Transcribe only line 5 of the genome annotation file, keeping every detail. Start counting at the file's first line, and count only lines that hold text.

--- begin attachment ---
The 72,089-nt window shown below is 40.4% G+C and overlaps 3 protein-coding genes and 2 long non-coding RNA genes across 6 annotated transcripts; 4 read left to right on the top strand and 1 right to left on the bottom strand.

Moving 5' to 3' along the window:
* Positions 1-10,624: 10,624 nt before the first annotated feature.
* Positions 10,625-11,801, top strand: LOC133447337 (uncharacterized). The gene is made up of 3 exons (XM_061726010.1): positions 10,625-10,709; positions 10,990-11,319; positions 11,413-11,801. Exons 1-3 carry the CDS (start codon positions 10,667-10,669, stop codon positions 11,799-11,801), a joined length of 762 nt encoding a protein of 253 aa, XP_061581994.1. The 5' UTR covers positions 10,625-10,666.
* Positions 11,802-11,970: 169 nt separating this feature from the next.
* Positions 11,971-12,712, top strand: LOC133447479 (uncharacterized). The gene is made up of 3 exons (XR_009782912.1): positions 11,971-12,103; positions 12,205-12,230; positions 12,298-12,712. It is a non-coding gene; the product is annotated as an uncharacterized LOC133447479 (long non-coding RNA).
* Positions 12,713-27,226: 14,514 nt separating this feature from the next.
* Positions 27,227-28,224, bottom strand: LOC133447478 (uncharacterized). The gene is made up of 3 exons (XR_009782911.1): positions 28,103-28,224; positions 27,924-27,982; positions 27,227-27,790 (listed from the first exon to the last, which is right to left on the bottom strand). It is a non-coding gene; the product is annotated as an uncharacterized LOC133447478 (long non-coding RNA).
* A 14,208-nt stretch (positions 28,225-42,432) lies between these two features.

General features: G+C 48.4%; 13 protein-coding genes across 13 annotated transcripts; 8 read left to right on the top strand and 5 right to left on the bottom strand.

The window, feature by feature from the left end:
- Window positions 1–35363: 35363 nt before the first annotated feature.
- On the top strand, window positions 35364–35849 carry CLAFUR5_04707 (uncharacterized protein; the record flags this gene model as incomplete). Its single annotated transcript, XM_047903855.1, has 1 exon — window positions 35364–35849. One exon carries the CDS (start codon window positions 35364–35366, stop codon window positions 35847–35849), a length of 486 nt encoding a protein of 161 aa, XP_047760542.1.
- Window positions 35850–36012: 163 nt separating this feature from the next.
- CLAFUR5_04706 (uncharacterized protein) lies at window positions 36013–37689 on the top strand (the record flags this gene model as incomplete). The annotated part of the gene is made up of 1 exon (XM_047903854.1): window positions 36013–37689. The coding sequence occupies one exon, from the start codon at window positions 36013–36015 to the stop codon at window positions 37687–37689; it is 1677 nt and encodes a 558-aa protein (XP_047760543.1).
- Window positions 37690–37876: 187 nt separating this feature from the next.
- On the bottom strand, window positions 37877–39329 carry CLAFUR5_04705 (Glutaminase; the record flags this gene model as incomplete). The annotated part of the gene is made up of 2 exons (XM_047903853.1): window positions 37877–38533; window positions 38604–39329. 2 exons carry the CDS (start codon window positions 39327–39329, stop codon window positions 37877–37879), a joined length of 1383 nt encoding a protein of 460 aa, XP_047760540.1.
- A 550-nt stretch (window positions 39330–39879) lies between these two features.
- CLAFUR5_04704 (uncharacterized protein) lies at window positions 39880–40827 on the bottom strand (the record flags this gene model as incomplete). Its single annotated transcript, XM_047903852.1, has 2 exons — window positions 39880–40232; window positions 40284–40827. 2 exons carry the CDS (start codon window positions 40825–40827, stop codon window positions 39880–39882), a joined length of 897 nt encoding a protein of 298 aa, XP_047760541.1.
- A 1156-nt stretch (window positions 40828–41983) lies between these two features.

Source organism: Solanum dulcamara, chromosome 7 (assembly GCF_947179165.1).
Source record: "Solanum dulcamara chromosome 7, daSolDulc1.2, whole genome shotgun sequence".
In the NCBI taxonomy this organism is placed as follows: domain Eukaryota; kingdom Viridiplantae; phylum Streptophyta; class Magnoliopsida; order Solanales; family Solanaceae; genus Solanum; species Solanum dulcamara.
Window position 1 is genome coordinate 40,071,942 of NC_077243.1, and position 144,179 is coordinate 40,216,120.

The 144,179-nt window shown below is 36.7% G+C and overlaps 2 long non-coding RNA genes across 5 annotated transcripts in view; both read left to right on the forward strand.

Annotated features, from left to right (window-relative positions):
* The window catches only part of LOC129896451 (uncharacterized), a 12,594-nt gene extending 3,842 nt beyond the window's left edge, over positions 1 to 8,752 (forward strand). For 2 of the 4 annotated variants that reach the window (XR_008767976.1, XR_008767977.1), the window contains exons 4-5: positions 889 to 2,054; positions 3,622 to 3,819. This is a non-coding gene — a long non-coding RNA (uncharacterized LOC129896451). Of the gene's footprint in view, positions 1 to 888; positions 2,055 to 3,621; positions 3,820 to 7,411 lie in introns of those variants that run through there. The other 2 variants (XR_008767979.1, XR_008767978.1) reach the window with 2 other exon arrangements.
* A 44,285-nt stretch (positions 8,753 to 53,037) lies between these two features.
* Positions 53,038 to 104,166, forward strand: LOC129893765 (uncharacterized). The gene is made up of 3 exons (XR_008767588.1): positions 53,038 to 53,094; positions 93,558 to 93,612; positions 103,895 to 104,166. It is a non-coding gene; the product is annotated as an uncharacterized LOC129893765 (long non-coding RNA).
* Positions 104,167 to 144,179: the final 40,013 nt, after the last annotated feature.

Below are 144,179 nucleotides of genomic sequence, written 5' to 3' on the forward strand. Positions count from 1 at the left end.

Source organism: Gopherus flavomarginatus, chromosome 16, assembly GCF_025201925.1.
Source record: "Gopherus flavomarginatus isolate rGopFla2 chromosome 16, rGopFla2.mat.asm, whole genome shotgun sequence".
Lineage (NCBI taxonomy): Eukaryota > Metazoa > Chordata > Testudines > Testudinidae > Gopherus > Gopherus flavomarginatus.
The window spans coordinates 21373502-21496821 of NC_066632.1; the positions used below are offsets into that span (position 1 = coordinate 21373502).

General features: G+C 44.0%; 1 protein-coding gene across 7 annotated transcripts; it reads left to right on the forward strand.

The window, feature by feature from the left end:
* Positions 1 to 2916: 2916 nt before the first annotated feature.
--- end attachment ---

* Positions 11,802-11,970: 169 nt separating this feature from the next.